Friday, 13 March 2015
Oliver: The Fall - Jawbone and the Air-Rifle (1 December 1991)
For non Fall converts like myself, it's often the feel of a Fall song that makes an impression ahead of the content and if I have to listen to Mark E. Smith, this is how I want to hear him: buried under a barnstorming racket. I did the decent thing and looked up the lyrics. I had thought it might be a song about what happens when non-lethal firearms find their way into the hands of the terminally bored. I mean when you hear about accidents with air-rifles, it's usually either the eye or the arse that gets hit, but I figured that with Smith being a poet, the jawbone appealed to his sensibilities as a potential source of physical pain.
Instead it seems to be a haunting tale of a meeting between an unemployed poacher and a Hamletesque gravedigger whose gift of a cursed jawbone leads to the poacher being plagued by nightmarish-voodoo like visions equivalent to the Wicker Man in Prestwich, a feeling re-inforced by the shifts in tempo throughout the song. On a Fall message board, one poster said that the lyrics to this song were comparable to Edgar Allen Poe. It's a measure of how good this song is that the comparison does not seem too far-fetched.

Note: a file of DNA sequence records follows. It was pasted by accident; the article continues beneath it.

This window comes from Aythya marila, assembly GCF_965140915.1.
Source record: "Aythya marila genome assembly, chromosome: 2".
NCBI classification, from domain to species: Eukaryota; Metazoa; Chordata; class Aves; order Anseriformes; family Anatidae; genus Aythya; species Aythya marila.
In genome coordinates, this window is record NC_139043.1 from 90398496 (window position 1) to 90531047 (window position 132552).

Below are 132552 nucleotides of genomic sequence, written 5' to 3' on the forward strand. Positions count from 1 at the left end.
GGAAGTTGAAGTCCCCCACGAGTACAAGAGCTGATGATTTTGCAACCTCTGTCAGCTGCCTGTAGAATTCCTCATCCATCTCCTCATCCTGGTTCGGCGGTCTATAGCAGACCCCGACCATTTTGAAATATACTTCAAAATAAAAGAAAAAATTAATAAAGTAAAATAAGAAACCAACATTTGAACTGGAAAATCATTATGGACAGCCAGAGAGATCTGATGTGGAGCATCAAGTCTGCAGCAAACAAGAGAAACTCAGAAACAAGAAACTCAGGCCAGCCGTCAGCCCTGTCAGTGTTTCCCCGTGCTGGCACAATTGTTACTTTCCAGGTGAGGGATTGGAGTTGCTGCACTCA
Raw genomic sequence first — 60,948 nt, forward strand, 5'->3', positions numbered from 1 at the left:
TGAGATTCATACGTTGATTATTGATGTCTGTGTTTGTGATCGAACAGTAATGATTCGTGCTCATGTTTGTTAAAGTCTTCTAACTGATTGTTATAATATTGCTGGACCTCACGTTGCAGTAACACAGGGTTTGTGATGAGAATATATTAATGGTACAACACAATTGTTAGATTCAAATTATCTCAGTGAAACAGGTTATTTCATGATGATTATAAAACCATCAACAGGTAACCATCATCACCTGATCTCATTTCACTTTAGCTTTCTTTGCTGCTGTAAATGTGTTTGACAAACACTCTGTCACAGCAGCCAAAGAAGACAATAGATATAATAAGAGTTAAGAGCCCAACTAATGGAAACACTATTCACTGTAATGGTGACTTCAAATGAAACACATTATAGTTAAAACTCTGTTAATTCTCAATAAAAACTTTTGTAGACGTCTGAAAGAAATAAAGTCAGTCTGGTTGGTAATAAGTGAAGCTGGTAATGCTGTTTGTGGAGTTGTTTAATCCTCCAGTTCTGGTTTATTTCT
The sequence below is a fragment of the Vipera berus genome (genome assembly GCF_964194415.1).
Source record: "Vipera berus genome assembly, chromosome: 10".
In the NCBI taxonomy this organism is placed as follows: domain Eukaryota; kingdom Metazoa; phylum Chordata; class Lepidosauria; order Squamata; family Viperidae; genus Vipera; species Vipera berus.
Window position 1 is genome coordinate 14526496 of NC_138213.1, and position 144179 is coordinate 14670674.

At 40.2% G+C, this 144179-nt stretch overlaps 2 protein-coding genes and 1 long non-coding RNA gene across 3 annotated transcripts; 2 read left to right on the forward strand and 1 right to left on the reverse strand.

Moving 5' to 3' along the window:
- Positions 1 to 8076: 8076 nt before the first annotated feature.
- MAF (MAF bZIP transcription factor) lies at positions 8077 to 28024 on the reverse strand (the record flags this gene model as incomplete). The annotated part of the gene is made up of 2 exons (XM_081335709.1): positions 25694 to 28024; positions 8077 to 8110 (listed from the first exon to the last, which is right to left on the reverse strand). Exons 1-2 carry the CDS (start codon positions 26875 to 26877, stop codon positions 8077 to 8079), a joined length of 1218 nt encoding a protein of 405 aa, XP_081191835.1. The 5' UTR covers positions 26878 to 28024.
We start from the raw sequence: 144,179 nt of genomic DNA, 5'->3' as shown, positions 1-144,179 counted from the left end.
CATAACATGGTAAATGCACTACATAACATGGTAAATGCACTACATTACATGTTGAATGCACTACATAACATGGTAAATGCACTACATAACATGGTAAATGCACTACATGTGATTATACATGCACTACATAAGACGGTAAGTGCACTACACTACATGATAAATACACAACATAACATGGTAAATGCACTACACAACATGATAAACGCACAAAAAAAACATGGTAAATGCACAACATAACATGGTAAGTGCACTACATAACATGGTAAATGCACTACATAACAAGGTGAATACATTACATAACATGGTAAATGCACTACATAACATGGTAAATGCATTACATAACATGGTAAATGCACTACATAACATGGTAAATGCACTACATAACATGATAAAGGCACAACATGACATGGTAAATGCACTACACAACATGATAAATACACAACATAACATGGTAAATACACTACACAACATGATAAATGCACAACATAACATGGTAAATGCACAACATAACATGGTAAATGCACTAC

Update as of 16 March 2015 - listening to the track again today, I can't believe I missed the vegetarian/non meat eating subtext that runs through the latter half of the song. The rabbit hunter's visions of advertisements becoming carnivores and road workers becoming jawbones make greater sense now. The vegetarian angle is particularly interesting given that numerous rock magazines have been recently commemorating the 30th anniversary of the best known vegetarian album, Meat is Murder by The Smiths.